This scripture gave me tremendous insight and wisdom with my kids and my teenagers. I saw myself as their servant, I did everything I could to fit into their interests, their world, their concerns, and in doing so I won their confidence and trust. I did everything I possibly could to find and build common ground with them and win them over. You see, this is the law of Christ! Christ became one of us, He entered our world, our hurts, our human experience, and in so doing, through his compassionate identification with us, He demonstrated His great love and concern, won our confidence, and brought us to Himself.
The truth is many parents feel like their teens are aliens, and they have no idea whatsoever how to relate to them, interact with them or be close to them. This is very sad and tragic for it does not have to be this way.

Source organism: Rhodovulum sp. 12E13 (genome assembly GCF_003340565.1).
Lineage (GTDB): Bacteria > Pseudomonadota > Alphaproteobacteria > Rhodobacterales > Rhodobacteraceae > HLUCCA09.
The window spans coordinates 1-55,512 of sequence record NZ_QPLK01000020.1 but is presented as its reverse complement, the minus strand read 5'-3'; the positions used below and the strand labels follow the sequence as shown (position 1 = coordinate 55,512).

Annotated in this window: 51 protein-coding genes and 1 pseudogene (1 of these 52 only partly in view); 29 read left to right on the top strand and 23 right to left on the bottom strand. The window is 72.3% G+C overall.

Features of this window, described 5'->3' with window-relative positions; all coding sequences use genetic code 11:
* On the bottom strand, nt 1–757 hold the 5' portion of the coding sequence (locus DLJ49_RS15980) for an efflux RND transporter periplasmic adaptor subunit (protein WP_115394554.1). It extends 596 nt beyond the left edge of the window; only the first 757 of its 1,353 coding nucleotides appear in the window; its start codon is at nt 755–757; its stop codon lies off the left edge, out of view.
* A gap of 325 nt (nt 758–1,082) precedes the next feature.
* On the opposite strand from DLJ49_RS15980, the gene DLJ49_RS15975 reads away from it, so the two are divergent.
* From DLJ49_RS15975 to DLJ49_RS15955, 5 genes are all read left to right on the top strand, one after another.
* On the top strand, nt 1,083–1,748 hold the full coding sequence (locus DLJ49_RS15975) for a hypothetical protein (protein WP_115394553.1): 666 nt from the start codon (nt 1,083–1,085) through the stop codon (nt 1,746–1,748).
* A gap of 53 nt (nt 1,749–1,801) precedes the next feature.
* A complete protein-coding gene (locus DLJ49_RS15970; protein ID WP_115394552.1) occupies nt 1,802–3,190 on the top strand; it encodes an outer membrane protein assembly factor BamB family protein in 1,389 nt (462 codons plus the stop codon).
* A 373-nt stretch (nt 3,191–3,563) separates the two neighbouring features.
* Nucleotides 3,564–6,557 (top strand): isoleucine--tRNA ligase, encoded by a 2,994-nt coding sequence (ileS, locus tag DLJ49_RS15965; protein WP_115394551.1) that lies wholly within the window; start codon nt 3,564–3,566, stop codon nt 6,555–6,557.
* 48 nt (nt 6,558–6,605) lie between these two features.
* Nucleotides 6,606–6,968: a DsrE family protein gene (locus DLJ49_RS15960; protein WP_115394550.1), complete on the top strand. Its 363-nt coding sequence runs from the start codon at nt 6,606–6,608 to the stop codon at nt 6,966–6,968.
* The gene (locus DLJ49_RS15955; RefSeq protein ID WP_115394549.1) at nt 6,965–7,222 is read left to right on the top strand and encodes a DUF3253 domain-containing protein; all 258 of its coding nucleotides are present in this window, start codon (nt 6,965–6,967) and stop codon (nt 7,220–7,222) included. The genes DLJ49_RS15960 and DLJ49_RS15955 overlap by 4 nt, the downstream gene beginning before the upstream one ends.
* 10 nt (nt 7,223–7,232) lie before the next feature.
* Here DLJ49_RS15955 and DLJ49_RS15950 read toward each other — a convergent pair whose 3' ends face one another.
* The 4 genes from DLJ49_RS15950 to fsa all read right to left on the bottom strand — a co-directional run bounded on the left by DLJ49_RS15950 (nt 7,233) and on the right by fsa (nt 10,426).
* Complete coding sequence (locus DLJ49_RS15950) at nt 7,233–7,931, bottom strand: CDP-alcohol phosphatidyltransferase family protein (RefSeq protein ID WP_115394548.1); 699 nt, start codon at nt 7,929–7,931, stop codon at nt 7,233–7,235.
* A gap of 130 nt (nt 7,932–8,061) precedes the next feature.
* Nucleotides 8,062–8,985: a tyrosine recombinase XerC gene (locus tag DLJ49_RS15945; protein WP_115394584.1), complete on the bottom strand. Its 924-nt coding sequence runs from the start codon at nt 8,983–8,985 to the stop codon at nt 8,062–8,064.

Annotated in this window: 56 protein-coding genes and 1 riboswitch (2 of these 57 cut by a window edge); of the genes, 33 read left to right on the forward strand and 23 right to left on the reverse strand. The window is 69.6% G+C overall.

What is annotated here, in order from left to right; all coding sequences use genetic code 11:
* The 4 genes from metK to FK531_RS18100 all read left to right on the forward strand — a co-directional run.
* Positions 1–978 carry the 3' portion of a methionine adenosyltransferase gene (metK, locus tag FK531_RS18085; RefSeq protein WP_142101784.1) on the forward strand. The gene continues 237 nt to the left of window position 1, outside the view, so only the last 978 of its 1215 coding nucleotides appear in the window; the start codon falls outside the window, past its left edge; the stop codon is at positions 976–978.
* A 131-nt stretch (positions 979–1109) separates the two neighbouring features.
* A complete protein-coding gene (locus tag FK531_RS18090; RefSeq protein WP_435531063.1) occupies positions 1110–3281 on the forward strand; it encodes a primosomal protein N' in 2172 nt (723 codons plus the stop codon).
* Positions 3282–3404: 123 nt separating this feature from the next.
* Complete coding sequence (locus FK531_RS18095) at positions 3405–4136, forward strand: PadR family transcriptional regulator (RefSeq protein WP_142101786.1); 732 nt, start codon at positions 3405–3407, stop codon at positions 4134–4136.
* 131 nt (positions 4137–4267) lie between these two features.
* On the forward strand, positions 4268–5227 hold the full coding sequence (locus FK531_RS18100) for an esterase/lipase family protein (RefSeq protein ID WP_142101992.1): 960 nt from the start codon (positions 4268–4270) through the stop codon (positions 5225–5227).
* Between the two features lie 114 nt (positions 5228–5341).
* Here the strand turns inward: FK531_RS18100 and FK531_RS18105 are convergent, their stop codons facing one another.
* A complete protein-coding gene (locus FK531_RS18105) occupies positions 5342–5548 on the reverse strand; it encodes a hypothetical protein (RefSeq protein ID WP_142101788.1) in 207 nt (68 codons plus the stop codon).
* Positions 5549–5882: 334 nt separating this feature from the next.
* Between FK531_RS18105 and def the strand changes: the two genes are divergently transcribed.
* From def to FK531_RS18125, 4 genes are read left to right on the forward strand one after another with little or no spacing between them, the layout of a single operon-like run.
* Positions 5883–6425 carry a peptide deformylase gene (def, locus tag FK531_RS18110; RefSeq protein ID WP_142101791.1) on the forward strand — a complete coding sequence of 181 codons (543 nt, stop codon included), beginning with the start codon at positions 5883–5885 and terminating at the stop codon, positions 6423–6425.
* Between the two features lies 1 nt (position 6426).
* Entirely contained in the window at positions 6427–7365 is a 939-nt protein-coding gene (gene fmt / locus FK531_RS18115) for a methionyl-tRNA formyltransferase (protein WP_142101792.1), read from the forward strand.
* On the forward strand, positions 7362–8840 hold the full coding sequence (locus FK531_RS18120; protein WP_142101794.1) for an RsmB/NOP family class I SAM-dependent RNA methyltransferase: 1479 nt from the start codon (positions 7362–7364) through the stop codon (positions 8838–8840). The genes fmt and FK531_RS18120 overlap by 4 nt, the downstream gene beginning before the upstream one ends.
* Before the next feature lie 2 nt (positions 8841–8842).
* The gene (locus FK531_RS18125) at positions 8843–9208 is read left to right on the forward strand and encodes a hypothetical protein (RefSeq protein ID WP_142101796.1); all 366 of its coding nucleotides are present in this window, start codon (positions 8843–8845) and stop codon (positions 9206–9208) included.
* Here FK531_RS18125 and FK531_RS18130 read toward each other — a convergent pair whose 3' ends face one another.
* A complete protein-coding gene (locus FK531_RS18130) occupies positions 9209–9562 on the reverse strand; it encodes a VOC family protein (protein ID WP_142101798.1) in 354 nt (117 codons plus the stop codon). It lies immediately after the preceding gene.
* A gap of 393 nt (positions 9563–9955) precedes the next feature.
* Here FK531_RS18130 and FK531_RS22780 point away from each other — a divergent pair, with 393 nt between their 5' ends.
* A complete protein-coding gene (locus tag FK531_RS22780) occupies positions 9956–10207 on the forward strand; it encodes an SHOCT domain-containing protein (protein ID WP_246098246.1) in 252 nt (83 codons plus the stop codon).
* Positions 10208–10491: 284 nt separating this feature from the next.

I always saw myself as an ambassador for Christ and for Christianity.
This greatly impacted my fathering and my strategy as a parent.
Here is a simple example. My youngest son was just about to hit his teen years when Harry Potter became a thing, both in the books and then the movies. A very big thing!! All around me Christians were warning of the dangers of Harry Potter, that it was about witchcraft and so evil. I knew as a father, this was a chance to find common ground with my son as he had a great interest in reading them, and seeing the movies. It was a chance to be winsome, and gain his confidence, by not acting like a wild-eyed, Bible thumping lunatic, who ruled his family with an iron fist! Of course, I knew the Bible has its stories of demons and the devil and I could use this to help my son understand these vital spiritual matters.
My son was a ferocious reader. He was not a wild, crazy kid. He had a genuine interest in reading the books. We got them for him. Then he eventually saw the movies. He eventually read all of the Lord of the Ring books, then we saw all of those movies as well. It was a wonderful blessing all the way around, but more importantly, it was extremely powerful in my relationship with my son, in building bridges and not walls, and he became a devoted follower of Christ!